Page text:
How has Dr. Morton’s work changed during this time of extreme uncertainty? Broadly speaking, how have the student-athletes been doing? Is it important for them to get back to practices, their team, competition... for their own wellbeing?
As expected, this has involved a lot of Zoom calls to stay connected with each other, both team-based and 1:1. Some things they have done include listening to podcasts and then having a discussion about them and completing mindfulness exercises like deep breathing. The important thing, she mentioned, is to remember that we are all in this together. The Zoom calls, Morton said, have led to some really powerful conversations with teams.
It’s a privilege that we can use this time and opportunity to grow. Lessons we’ve learned, what we’ve learned about others... This has given everyone a chance to normalize certain things we’re feeling- discomfort, uncertainty, but also keep perspective that it’s not going to last forever.
This time, she said, has also revealed the importance of reality checking expectations that they have of each other. It has reminded everyone to be patient. Have compassion. Be kind. Offer themselves that with less judgement. Reminding them that they have everything they need inside of themselves already (from learning on the field or elsewhere) to adapt and adjust. Until the athletes are back on campus, however, it’s hard to determine what all has been learned. Maybe there’s more of a team vision than “me”. Maybe they have a chance to reflect upon why they started playing a particular sport from the beginning.
They’ve encouraged student-athletes can ask themselves: “What’s my why? What are ways I can nurture the intrinsic love for the sport I’ve had since childhood?” Hopefully she said, this time has brought forth a different sense of fire, team chemistry and culture.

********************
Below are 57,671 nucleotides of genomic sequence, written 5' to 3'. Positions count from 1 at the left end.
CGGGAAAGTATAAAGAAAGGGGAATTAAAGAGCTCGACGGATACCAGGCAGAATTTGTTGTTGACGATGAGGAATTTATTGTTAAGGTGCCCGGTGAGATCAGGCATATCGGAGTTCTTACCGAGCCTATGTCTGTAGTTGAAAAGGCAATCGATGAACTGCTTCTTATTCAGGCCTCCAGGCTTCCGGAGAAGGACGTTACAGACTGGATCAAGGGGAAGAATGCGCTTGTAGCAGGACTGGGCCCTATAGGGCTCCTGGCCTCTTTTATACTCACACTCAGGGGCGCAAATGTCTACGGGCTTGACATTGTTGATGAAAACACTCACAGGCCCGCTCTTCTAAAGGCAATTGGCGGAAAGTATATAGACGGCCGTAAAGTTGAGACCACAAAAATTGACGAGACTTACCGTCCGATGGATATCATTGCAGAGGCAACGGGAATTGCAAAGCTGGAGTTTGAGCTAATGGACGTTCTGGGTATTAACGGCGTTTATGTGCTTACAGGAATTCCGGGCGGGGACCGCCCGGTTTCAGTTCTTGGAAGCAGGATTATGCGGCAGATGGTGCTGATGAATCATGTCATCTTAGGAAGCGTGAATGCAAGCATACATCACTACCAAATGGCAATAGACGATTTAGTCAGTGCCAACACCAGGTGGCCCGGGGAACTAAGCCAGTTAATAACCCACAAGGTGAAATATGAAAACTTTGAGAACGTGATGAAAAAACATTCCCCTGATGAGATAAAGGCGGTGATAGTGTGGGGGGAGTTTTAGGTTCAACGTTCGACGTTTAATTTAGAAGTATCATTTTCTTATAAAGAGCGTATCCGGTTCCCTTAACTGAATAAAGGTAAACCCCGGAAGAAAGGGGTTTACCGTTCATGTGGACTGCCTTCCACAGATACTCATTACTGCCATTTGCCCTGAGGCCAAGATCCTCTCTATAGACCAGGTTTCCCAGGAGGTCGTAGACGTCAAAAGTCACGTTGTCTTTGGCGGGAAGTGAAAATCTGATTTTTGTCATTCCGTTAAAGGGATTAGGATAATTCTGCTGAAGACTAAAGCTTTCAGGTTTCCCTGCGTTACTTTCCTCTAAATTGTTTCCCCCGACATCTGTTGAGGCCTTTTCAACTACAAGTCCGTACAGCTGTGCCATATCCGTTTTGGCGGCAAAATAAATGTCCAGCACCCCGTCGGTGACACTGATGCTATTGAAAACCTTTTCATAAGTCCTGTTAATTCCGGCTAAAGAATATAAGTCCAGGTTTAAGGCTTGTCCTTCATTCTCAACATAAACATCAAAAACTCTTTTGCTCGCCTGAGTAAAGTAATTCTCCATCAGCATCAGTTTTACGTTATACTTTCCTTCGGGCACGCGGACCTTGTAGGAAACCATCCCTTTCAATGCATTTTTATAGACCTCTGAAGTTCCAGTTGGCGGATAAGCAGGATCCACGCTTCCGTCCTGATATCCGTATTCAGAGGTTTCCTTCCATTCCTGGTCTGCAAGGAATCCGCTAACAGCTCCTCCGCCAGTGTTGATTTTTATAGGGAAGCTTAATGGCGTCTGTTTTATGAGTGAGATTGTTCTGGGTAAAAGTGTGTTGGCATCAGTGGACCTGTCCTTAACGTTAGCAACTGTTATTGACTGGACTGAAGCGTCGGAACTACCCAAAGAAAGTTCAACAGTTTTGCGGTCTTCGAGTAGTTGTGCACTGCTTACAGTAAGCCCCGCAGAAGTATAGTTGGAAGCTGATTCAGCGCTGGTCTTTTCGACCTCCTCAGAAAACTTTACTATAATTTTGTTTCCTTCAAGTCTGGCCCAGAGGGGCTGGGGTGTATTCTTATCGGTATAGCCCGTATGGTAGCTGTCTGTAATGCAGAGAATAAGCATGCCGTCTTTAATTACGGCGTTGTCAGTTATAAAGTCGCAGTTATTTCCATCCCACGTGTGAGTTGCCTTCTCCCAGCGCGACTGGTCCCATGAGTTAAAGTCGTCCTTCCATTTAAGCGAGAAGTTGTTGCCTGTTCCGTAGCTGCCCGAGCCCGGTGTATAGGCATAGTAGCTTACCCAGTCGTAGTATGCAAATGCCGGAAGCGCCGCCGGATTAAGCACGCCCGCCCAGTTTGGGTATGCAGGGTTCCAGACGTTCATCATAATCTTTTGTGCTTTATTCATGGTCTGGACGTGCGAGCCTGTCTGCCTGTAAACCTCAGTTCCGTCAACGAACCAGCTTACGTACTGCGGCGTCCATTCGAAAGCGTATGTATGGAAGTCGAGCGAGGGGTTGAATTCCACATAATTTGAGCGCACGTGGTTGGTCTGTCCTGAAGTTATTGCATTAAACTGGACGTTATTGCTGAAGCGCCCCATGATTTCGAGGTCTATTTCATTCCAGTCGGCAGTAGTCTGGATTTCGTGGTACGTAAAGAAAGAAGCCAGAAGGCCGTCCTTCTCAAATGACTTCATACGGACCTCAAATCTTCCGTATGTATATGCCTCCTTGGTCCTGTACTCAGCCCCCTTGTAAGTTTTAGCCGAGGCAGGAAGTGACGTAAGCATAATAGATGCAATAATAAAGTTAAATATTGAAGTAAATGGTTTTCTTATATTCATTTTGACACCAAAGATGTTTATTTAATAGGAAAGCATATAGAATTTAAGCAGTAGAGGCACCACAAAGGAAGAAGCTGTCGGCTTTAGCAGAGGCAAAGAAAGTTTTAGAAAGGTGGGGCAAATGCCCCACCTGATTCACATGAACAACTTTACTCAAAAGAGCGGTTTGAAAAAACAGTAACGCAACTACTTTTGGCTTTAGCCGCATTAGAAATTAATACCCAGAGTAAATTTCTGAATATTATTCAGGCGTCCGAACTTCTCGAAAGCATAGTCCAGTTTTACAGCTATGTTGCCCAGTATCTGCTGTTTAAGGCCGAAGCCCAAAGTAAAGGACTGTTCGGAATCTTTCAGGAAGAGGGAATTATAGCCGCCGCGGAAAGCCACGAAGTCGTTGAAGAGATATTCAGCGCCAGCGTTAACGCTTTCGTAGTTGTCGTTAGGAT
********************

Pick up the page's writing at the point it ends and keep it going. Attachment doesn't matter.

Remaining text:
Any tips for non-athletes who may find themselves in difficult situations right now, whether it be working from home or other things? What can they do to improve the environment around them?
You have permission to feel, she said, and use this time to utilize such things as mindfulness meditation. When you wake up, set an intention for the day. So instead of focusing on the “doing” — what I need to get done — focus on the “being.” Think about how you will respond to something that has been stressful throughout the week. Can you decide ahead of time how you will act? Putting your attention on others instead of yourself can also help.
In closing, how important is it to normalize making mental performance and mental health a priority?
This really stuck with me. Especially in these COVID times.
We are not meant to go it alone in this life. We are wired for connection. We are wired for belonging. And you have to find that understanding through that vulnerability... The truest victories in our lives live in the relationships we have with other people when we allow ourselves to be fully seen.
When an athlete puts their identity and character into that, they play more freely. Hell, I argue that when you have a normal everyday person like you or me think about life in this way, you can’t help but be inspired.
Y’all, if you choose one MIZ-ZOOM to watch, I can’t suggest enough that it’s this one.